- Browser Percentages – You can see what percentage of your visitors use Firefox, IE, or any other browser
- Traffic Sources – You can view where your traffic is coming from
- Custom Reports – Create your own reports based on data that is important to you
- Set Goals – Meaure your success against your own goals
- Top Content – See which content is getting viewed the most
Google Analytics has plenty more great features as well. If you are a small business owner you can do well with Google Analytics. You don’t need fancy software that costs a lot of money. If you do then you know you do. If you’re not sure, Google Analytics is probably enough.
Wednesday, April 15th, 2009
So many small businesses pay a service to create their website, and they think they can place a big check list beside that to-do item and never think about it again. So wrong. Everything online is a process, and thank goodness it is. You can always update your site, add content, tweak your profile and improve your Google rank.
The good news is that there are some great online tracking tools that can help you improve your site, draw viewers, and know which of your webpages draws them in–and which ones are tanking. Knowing your bounce rate can make all the difference.
What’s a bounce rate?
It’s not how fast you can jump on a trampoline–it’s when someone visits your site and literally bounces in–and bounces out. They don’t go any further. They’re a one page wonder. Usually that means they either thought your site was about something else, or you didn’t hold their interest.
When measuring your bounce rate on Google Analytics, be sure to check several things:
Your Page Visits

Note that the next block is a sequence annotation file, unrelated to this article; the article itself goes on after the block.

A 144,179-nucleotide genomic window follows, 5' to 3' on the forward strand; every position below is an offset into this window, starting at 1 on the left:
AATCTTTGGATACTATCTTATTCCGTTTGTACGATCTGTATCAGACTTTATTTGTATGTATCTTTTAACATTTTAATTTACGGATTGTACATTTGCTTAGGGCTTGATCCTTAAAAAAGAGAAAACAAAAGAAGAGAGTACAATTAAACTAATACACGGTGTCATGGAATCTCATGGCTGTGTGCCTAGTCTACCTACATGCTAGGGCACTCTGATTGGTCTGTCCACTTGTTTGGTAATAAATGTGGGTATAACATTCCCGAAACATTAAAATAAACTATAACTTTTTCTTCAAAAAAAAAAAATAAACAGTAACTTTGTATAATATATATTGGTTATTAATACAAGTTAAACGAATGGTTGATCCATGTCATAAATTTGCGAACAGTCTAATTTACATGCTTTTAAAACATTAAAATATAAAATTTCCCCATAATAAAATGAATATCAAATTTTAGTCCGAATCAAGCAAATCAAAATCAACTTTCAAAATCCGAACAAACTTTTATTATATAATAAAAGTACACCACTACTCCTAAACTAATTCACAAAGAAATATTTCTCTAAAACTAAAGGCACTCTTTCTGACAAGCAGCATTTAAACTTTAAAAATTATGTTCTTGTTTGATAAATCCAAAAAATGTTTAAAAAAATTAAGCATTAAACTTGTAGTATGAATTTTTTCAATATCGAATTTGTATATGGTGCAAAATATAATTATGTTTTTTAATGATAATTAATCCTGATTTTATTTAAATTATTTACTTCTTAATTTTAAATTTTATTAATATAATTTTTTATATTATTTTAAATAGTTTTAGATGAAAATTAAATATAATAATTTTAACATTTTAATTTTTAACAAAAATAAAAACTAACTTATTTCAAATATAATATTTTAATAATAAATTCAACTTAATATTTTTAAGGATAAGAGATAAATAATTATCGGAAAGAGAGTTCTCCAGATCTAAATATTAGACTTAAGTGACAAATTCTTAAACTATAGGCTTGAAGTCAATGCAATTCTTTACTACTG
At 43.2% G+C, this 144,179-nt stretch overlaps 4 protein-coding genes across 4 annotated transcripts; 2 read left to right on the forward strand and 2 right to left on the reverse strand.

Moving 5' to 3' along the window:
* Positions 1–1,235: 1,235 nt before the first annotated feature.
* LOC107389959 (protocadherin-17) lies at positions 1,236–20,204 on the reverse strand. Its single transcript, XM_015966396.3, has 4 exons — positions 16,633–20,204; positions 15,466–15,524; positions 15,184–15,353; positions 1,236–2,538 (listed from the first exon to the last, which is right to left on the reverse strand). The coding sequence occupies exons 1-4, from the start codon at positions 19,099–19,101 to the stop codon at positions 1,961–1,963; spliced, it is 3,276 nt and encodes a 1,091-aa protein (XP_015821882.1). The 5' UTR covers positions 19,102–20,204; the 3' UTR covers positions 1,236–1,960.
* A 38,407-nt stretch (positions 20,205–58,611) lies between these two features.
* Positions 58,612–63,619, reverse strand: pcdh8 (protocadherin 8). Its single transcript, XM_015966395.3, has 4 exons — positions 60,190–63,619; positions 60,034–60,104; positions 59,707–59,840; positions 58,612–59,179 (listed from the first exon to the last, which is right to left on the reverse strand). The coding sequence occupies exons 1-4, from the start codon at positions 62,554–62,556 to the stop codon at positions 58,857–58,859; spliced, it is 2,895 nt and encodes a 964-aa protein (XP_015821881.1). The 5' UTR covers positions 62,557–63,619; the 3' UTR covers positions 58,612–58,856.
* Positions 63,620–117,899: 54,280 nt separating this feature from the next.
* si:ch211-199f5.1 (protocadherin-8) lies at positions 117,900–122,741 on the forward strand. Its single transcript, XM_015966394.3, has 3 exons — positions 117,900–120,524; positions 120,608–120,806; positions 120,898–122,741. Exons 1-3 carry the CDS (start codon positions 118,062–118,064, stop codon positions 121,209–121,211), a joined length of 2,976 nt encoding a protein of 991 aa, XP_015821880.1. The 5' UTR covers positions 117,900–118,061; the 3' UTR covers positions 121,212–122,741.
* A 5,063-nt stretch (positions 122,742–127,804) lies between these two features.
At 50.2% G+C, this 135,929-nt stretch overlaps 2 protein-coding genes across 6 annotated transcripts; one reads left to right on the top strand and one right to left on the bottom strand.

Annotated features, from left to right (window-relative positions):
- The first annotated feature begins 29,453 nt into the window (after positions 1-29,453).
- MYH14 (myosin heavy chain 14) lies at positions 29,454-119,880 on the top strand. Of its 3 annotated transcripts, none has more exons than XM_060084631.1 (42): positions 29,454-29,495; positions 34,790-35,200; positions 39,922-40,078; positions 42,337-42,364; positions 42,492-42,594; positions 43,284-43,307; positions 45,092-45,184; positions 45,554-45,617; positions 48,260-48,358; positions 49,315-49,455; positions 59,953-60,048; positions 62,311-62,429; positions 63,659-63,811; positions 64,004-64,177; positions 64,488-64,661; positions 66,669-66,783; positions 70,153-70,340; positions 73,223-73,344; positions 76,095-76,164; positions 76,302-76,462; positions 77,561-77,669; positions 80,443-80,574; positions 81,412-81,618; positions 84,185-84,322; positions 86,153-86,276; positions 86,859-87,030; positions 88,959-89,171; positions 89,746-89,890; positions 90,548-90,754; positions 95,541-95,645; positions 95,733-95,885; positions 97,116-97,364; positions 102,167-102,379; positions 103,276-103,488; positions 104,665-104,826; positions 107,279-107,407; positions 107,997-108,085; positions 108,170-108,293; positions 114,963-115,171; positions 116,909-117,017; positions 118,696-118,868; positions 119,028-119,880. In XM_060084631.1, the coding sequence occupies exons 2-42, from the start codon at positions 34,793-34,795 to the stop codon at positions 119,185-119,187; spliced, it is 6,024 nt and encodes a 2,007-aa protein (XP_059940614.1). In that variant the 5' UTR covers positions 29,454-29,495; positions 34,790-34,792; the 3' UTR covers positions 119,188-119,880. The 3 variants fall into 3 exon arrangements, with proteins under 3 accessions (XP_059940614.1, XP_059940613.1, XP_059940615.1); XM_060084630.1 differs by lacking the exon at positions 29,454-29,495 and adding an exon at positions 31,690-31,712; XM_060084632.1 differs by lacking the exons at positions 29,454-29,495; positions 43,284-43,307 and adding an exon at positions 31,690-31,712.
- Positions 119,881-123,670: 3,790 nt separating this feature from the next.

Time on Site
Each tells you something different. For example, if a new visitor comes to your site, stays less than 30 seconds to a minute and leaves, you’ve got a bit of a problem. It may be in your title, your keywords, or with the graphics of your site, lack of content…in other words, you failed to hook your viewer. Consider making some changes.
If a new visitor comes to your site and stays more than a minute, you can consider this somewhat of a success. Even if they didn’t click to other pages, you held their interest. Perhaps they’ll revisit later. I call this “circling the camp.” Oftentimes, a visitor is itchy–they’re not ready to commit, they want to know what else is out there, but they did circle the perimiter–they know who you are and where you are. Success.
How to improve your bounce rate?
Make sure you page is navigable. Can they find where to click through easily? Are you links underlined and a contrasting color? Is your site too jumbled? Has it been a while since you added new content?
Try improving just one of these areas and watch your bounce rate for improvement.
Be sure to check out your content report and analyze every page of your website. Chances are, you’ve got a wink link. Find out where you’re losing your viewers, and you just figured out where to start implementing a few changes.